As soon as the waitress left their table Myrtle’s face changed again. “If you don’t stop flirting with every large breasted creature in this place soon I’m going to up and leave.”
This time Tim had had enough. “One, I am not flirting and Two, please lower your voice. People are looking.”
Myra looked around and seemed to be mollified by the stares of the other diners. She simply glared at Tim one more time and returned to studying the menu.
Moments later a waiter appeared with their wine, served it and said he’d be back in a moment to take their food orders. Tim noted Myra’s smile and possibly suggestive comments to the waiter but thought better of saying anything.
When the waiter returned Myra flirted with him outrageously once more as he took their order. Inside Tim broke a little but again let it pass.
The rest of the meal passed off without incident until it came to dessert. The restaurant had an old fashioned trolley on which the desserts were displayed, although it was clearly an updated version with covers and some kind of cooling mechanism. Tim almost rolled his eyes as the waitress rolled it to their table and asked what they would like.
Once their desserts had been served and the waitress had rolled the trolley away Tim met Myra’s eyes to see a fire burning in them once more. She accused him of choosing something from the bottom shelf simply so he could get a better look at the waitresses ample bosom as she served. He told her she was being ridiculous and their meal was finished in an uncomfortable silence.
In the car on the way home Myra once again levelled accusations at Tim for flirting while retorting that her behaviour with the waiter was nothing of the sort.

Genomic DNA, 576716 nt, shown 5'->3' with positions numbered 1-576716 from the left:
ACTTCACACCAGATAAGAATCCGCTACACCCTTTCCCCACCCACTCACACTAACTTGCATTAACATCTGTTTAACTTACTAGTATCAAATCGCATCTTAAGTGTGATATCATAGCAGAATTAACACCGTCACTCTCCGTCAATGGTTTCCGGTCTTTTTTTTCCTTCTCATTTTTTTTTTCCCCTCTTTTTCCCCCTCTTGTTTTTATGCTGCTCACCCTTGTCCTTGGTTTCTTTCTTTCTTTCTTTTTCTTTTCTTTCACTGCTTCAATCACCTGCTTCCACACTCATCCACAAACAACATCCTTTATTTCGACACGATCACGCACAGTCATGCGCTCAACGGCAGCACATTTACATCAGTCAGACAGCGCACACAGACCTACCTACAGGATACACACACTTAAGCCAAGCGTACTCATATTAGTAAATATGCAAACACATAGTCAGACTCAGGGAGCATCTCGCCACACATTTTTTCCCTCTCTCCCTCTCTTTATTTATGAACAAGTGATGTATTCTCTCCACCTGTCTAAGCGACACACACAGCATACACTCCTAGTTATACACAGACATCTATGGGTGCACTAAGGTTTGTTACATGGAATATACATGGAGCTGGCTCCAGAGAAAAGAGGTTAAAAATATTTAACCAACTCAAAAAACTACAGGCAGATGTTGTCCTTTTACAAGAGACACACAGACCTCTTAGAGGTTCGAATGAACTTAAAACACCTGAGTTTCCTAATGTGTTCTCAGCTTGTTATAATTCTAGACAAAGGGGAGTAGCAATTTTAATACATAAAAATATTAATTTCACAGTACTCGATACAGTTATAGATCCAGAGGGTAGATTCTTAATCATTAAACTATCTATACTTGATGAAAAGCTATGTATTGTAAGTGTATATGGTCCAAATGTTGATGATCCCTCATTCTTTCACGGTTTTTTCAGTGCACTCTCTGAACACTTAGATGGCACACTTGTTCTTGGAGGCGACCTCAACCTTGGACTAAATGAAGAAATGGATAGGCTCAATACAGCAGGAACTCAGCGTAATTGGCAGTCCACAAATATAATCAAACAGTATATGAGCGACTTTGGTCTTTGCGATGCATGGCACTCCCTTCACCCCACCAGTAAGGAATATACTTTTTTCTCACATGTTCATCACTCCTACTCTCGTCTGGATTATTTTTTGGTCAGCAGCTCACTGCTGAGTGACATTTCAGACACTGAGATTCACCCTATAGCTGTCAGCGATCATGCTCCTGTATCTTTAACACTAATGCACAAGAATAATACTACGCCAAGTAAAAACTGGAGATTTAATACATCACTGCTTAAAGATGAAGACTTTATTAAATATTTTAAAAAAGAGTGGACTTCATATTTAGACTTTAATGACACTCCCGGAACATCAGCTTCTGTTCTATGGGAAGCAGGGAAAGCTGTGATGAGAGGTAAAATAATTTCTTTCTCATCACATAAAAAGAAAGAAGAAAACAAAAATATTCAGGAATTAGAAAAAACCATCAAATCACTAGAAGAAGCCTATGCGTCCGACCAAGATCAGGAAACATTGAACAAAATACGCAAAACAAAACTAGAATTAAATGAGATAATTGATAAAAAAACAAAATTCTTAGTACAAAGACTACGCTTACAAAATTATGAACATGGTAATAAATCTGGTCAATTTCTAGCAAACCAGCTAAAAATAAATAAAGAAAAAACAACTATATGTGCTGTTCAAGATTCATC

As Tim pulled up to the kerb outside Myra’s building she jumped out slamming the door behind her and rushed inside with no further comment, leaving Tim wondering how they were still together after two years especially when Myra’s jealous rages had grown over the past few weeks. In all honesty he knew the reason he was still with her. He loved her above everything, and hoped that one day she’d realise that. He knew her past well enough to also realise that she had been through the mill with relationships, especially the last one before they had met.
Having run through the whole sorry saga from the night before in his mind once more Tim picked up his mobile and after a few seconds indecision called Myra’s number again.
“Hello,” said a deep voice that Tim didn’t recognise when the phone was answered.
“Hello? Who is this?” Tim asked brusquely having been caught off guard.
“Mr Wilson. It is Tim Wilson, isn’t it? That’s the name that came up.” the voice told him down the line.
“Yes, but…” Tim stuttered. His mind raced trying to work out who the voice could belong to.
“Mr Wilson. My name is Officer Hedman. I’m sorry, but ….” The line went quiet.
‘Had the officer hung up? Was the call cut off?’ Tim wondered, his mind full of worry, as he shouted into the dead line, “Officer, Officer.”